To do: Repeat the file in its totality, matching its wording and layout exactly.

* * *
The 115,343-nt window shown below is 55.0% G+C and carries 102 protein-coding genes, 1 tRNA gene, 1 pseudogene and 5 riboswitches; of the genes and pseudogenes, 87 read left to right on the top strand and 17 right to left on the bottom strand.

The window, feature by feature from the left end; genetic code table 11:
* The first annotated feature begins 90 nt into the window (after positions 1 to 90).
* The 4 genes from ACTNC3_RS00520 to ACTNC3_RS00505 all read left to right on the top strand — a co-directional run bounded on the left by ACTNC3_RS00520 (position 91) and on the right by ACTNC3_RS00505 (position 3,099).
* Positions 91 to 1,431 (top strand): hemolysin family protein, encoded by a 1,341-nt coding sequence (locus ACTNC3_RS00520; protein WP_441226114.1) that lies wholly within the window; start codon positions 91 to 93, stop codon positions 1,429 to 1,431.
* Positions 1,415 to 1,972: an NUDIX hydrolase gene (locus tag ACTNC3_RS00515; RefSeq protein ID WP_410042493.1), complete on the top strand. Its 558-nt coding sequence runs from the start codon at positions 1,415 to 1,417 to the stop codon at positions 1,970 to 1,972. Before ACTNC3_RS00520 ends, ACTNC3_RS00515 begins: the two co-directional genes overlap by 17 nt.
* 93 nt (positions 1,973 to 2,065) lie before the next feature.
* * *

The 115,343-nt window shown below is 55.0% G+C and carries 102 protein-coding genes, 1 tRNA gene, 1 pseudogene and 5 riboswitches; of the genes and pseudogenes, 87 read left to right on the top strand and 17 right to left on the bottom strand.

The window, feature by feature from the left end; genetic code table 11:
* The first annotated feature begins 90 nt into the window (after positions 1 to 90).
* The 4 genes from ACTNC3_RS00520 to ACTNC3_RS00505 all read left to right on the top strand — a co-directional run bounded on the left by ACTNC3_RS00520 (position 91) and on the right by ACTNC3_RS00505 (position 3,099).
* Positions 91 to 1,431 (top strand): hemolysin family protein, encoded by a 1,341-nt coding sequence (locus ACTNC3_RS00520; protein WP_441226114.1) that lies wholly within the window; start codon positions 91 to 93, stop codon positions 1,429 to 1,431.
* Positions 1,415 to 1,972: an NUDIX hydrolase gene (locus tag ACTNC3_RS00515; RefSeq protein ID WP_410042493.1), complete on the top strand. Its 558-nt coding sequence runs from the start codon at positions 1,415 to 1,417 to the stop codon at positions 1,970 to 1,972. Before ACTNC3_RS00520 ends, ACTNC3_RS00515 begins: the two co-directional genes overlap by 17 nt.
* 93 nt (positions 1,973 to 2,065) lie before the next feature.